Over the years and during dozens of seminars, I’ve had folks ask how they can help their children avoid being sexually abused. The reality is, we can’t, but we can do our best to give them good boundaries and tools to use when they feel in danger.
Instead of writing a blog on the subject, I’m re-blogged a terrific post from Nicole Bromley, who tells it better than I could:
It is vitally important to teach your child key safety principles about their body, touch, abuse and communication from very early ages. There are so many teaching points to list here, but for the sake of sharing a few…here are is a good place to start.
to use the proper names of their body parts. Just as you teach your children to call their nose a nose, they need to know what to call their private parts. This knowledge gives children the correct language needed for understanding their bodies, for asking questions they might have, expressing concern about parts of their body, and for telling about any behavior regarding sexual abuse.
that they should tell you or a trusted adult immediately if someone is showing them something that makes them uneasy or talking to them in ways that make them feel uncomfortable. Teach them that things like this should never stay a secret (more to come on secrets), and that they should tell a trusted adult as soon as possible
to set boundaries. Have a child practice moving your hand away from their body within a simple safe touch (like a shoulder or hand) and saying something like, “please stop.” This prepares children to set boundaries with a more uncomfortable or dangerous type of touch. Teach kids that it’s okay to say “NO” to touches or situations that make them feel uncomfortable. You might also consider having them practice interrupting a busy adult to say, “I need help.”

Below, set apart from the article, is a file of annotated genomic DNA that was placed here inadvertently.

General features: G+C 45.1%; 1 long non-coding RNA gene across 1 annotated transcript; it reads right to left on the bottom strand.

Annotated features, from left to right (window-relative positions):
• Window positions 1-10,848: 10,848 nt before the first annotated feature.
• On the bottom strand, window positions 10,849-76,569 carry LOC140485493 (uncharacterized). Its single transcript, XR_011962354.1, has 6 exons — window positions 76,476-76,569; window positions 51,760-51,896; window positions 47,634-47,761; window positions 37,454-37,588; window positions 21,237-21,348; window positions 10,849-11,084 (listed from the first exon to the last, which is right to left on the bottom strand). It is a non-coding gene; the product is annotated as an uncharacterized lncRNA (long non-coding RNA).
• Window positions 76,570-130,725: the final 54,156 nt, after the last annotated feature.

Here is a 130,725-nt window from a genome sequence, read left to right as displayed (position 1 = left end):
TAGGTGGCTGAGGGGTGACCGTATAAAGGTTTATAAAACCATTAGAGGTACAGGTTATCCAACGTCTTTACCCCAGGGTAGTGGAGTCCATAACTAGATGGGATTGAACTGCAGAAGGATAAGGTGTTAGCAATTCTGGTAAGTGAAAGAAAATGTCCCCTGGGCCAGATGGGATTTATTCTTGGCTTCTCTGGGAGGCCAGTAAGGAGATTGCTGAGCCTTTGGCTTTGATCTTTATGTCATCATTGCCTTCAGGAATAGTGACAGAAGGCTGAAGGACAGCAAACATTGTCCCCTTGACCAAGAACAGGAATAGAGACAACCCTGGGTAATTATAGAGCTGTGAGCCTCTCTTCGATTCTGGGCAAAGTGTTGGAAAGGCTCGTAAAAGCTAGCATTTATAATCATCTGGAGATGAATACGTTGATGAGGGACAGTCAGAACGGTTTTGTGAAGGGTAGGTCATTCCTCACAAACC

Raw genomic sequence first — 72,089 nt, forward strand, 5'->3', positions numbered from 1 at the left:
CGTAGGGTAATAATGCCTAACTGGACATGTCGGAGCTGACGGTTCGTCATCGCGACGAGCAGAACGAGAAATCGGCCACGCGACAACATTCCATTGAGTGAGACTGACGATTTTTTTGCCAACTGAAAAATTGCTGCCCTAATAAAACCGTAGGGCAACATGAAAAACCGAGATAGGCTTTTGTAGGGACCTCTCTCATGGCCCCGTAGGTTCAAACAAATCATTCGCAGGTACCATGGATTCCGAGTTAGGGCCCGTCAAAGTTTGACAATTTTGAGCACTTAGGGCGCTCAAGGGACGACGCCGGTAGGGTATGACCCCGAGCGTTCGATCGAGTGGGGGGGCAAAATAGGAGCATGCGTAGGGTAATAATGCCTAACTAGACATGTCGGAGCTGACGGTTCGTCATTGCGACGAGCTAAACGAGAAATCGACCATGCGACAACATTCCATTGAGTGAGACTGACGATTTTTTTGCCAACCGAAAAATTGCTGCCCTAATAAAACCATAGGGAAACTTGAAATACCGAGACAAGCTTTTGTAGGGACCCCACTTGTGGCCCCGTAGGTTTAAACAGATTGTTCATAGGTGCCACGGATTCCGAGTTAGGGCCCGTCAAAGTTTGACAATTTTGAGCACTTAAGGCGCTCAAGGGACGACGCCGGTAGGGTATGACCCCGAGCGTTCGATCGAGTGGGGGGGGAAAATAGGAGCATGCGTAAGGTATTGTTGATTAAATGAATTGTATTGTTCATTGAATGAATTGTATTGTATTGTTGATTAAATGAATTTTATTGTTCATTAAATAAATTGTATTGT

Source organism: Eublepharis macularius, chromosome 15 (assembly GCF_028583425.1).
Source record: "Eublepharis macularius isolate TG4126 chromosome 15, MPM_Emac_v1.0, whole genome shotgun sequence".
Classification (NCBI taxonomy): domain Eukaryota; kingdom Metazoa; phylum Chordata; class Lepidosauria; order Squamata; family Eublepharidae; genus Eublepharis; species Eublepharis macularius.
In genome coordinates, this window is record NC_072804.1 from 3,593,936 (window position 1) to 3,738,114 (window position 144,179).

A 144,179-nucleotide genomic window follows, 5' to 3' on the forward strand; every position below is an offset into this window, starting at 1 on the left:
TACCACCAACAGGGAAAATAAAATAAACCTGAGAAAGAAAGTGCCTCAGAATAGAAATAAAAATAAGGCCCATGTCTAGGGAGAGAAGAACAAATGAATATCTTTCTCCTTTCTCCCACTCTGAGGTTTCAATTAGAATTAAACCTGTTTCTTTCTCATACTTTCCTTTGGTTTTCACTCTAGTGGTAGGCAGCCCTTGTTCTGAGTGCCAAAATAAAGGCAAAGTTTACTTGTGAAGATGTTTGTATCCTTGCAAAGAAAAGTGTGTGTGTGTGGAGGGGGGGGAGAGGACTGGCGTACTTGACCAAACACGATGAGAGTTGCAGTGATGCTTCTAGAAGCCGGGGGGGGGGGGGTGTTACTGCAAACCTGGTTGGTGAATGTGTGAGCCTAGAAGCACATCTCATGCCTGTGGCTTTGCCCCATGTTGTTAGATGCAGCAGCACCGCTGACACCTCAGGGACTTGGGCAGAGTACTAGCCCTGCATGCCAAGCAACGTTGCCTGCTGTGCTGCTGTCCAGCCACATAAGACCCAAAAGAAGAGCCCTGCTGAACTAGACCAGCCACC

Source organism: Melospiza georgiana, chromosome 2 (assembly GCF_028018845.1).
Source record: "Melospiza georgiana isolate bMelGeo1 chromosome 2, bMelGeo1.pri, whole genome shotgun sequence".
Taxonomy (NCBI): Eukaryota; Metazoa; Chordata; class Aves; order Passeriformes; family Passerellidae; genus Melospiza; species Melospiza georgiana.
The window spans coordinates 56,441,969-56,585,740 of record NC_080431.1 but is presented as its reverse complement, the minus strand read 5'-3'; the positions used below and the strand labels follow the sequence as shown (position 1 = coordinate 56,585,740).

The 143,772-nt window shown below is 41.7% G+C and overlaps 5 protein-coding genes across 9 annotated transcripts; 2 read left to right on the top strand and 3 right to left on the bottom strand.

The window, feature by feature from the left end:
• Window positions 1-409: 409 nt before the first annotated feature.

that no one is to touch them in their private areas—and that their private areas are the areas their bathing suit covers. Teach them that the “safety rule” is that other people should not be touching or looking at their private parts unless they need to in order to provide care (like a doctor)—and even in those cases, a parent of trusted caregiver should be there with them. Explain to the child that “you need to tell me if anyone—no matter who it is, or how much we love them—breaks this safety rule and touches you inappropriately.” Also explain kids that it is unacceptable for someone else to use manipulation, blackmail, coercion, control, etc to get them touch someone else’s body.
that they can come to you with questions or concerns at any time. It is never too late to tell you anything. Make it a practice of asking something like, “Is there anything you’ve been wondering or worrying about that we haven’t talked about lately?”
that their bodies belong to them and they can make choices related to the boundaries of their bodies.Let children know that it is okay for them to decline a friendly hug or kiss, even from a friend or family member they love. Making kids feel obligated to kiss or hug people when they don’t want to, sends the signal that they must use their bodies to make others happy or that they are responsible for the emotional state of others.If your child doesn’t want to sit on Uncle Joe’s lap and read a book, or if he doesn’t want to kiss Gramma or hug family friend Phil goodbye, don’t force the child. Teach your child multiple ways of greeting people, like high-fives and hand-shakes…or do like the Bromley’s and pass out fist-bump-explosions. 🙂
If a child does express negative reaction or concern about affection with a specific person, be sure to follow up on this! Make time to talk to them about it, ask questions, listen well and respond appropriately. This open conversation can empower a child in more healthy ways than you can imagine (we will discuss more of this soon).
Good communication on safety and the body may decrease a child’s vulnerability to sexual abuse and increase the likelihood that the child will speak up if they are being groomed for sexual abuse or if abuse has already occurred.
A few books for parents to read with young children on this topic, as recommended by our Facebook followers: